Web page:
How are the coaching sessions going?
I get this question at least once a week from customers. It makes sense. They’re genuinely interested in the well-being of their employees and personalized coaching gives unique insights.With that in mind, our coaches created a list of six themes that have emerged from our client sessions. Some are far from what we would have expected when we started this journey.
1. The Future is Bright (even though today often looks bleak)
People are better off than we thought. Stories that suggest 70% of families are living paycheck to paycheck or can’t cover a $400 emergency are accurate, but incomplete. These stats are self-reported. They’re a good representation of how people feel about their financial stability, but don’t fully reflect the numbers. For example, a family with $150,000 in retirement savings but no emergency fund may feel like they can’t cover a $400 emergency despite having more than enough assets. Similarly, a family with two young children in daycare will feel like they’re living paycheck-to-paycheck no matter how much money they’ve saved. For retirement readiness, the same holds true. Most online calculators fall short by either 1) failing to account for social security/pension or 2) making it challenging for users to account for all of their assets.
We conducted a retirement readiness study across our clients and are encouraged. 50% are on track, 30% are close and 20% need intervention. Point being, the future is bright. Sure, they need support, but auto enrollments, matching, auto escalation, HR initiatives and social security are working. It’s a positive story.
2. Math is hard
I recently suggested a client pay his daughter 5% interest per week on her savings to teach her compounded interest. She had saved $50. Still, he didn’t know how to calculate 5% of $50. This man was remarkable in so many ways, yet math was a foreign language to him. Math is hard for most, and for better or worse, financial decisions require math. We must embrace the lack of math aptitude when working with families and developing solutions.
3. People feel judged and struggle to shake the past
Everyone has made a bad financial decision. Most have made several. Still, many clients are embarrassed by their financial situation and it takes time for them to accept it and look forward. Whether it’s blaming others or being hard on themselves, clients are searching for the “why.” In some cases, they’re haunted by it. Ultimately, they must shift to “what now” to make progress.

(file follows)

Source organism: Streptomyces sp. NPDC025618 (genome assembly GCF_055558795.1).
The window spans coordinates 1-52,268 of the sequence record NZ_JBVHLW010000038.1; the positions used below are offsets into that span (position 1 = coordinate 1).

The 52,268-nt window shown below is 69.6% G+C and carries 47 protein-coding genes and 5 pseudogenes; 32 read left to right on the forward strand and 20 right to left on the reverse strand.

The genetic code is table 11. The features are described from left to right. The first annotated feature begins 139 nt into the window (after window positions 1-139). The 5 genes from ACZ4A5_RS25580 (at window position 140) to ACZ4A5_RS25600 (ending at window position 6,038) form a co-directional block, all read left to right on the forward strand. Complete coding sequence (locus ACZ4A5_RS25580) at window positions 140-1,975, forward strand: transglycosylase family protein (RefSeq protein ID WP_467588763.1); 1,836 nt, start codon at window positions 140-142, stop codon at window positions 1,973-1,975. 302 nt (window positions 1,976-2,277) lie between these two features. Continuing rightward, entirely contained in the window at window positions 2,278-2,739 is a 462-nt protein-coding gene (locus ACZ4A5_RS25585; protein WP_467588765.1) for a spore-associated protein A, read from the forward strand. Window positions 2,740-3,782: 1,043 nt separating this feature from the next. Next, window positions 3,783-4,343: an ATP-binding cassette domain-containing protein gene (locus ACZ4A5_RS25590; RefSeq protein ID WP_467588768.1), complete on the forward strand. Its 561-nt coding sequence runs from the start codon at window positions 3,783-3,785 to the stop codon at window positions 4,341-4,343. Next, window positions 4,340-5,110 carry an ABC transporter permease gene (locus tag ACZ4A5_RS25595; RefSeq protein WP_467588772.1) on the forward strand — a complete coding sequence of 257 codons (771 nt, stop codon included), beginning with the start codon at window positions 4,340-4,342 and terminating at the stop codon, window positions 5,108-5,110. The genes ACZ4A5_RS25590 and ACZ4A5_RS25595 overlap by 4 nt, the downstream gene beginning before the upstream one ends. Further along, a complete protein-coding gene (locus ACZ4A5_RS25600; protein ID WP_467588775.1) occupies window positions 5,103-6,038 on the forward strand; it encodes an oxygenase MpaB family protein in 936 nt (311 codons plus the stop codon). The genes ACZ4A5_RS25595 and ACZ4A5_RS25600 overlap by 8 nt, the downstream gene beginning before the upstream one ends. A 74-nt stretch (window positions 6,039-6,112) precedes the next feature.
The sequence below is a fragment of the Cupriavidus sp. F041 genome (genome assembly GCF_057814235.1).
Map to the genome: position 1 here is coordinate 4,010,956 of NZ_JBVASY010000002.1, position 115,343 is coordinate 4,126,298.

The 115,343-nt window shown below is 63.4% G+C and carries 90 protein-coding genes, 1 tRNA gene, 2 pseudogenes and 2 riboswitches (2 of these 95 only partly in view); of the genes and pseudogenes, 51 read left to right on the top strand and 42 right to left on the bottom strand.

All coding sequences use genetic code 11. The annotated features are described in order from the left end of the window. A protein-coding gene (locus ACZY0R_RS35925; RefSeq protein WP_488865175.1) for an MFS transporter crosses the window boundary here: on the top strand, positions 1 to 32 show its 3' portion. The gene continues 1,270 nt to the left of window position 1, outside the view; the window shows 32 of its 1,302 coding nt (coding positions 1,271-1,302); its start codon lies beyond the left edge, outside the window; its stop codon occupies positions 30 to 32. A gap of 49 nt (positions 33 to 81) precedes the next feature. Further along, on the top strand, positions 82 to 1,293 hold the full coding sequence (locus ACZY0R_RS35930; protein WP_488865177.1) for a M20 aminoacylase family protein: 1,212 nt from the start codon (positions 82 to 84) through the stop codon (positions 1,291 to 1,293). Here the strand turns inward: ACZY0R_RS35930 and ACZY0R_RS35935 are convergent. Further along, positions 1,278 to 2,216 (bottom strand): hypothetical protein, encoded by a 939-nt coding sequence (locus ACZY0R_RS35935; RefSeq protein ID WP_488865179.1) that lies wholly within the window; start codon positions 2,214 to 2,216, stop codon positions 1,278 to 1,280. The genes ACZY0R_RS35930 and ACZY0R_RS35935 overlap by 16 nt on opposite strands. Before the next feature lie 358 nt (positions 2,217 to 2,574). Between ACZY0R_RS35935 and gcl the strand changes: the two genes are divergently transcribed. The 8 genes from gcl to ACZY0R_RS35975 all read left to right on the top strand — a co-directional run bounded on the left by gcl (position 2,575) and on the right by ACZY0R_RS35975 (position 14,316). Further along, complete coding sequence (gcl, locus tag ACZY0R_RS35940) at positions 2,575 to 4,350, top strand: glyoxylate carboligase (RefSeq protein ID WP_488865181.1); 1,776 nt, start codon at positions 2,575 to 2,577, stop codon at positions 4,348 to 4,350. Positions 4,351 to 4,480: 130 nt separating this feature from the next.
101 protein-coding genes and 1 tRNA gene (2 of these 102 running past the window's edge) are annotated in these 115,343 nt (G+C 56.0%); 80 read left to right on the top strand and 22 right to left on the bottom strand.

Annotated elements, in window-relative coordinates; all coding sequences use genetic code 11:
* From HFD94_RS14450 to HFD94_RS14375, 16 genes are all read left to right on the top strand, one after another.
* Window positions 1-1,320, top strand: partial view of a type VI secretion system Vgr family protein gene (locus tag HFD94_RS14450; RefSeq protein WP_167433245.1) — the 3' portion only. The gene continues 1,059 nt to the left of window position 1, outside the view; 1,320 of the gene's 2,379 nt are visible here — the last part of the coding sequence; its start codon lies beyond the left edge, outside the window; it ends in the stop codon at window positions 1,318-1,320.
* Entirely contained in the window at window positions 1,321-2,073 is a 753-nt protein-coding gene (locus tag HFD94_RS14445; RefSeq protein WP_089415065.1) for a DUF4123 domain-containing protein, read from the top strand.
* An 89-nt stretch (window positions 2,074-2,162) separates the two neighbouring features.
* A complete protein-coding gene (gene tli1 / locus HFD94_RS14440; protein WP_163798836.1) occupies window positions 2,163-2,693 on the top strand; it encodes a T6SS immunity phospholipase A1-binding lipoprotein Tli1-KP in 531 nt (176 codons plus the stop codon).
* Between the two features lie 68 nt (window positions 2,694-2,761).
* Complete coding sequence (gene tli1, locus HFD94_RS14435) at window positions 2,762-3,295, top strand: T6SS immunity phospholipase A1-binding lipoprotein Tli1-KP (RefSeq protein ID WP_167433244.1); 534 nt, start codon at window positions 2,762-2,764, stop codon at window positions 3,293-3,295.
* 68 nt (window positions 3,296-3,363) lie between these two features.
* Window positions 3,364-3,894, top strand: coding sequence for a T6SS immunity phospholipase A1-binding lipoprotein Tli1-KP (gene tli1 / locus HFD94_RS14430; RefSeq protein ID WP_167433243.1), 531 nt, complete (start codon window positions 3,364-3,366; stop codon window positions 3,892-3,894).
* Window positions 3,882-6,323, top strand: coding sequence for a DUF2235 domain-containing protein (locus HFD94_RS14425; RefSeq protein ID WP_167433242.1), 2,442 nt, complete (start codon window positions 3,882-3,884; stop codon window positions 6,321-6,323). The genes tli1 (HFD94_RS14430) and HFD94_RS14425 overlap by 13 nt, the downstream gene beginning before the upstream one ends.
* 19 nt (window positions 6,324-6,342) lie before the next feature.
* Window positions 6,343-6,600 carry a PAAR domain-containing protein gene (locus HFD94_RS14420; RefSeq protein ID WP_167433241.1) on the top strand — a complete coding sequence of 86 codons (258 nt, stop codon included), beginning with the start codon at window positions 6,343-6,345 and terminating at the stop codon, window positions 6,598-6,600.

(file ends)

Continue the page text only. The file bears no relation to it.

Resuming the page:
4. Fearful = good, OK = bad
A young woman started her coaching session by apologizing. She was sorry for not saving enough, spending frivolously at times and potentially making her future more uncertain. I asked for her numbers. She had saved $200,000 (cash), had no debt and was 31 years old. People who do not believe they’re doing well are often on the best path. And, those who brash an air of confidence are often not nearly as financially fit as they think.
5. Awareness creates value
Budgeting is at the core of every financial suggestion. I wish we all budgeted consistently. We don’t. We won’t. It’s not realistic. Instead, we’ve found that simple awareness is powerful. In our Budget Bootcamp, clients see exactly where their money is going for 28 days. It’s eye-opening. They immediately see opportunities to save. They understand what expenses are in their control and how they can change. While they may not actively budget every month, periodic jolts of awareness are powerful resets to get back on track.
6. You don’t need to solve the problem to lower stress
Imagine seeing a sea of taillights in front of you. You’re in traffic and your phone died. How long will you be in the traffic? Is there an accident? What if all lanes are blocked? You don’t have answers or a path. That’s stressful. Then, your teenage child flips on GPS and tells you that there’s an extra 9 minutes of traffic. The stress subsides. You know the situation, how long it will take and can plan accordingly.The same holds true with money. Clients are often sitting in financial traffic when paying off debt, saving for retirement, paying off student loans or simply getting through each month. Many don’t have a path or a plan. They don’t know how long the process will take or if they will even make it. This uncertainty causes stress. Accordingly, working through the numbers and providing a clear plan mitigates the anxiety, even if solving the problem will take years.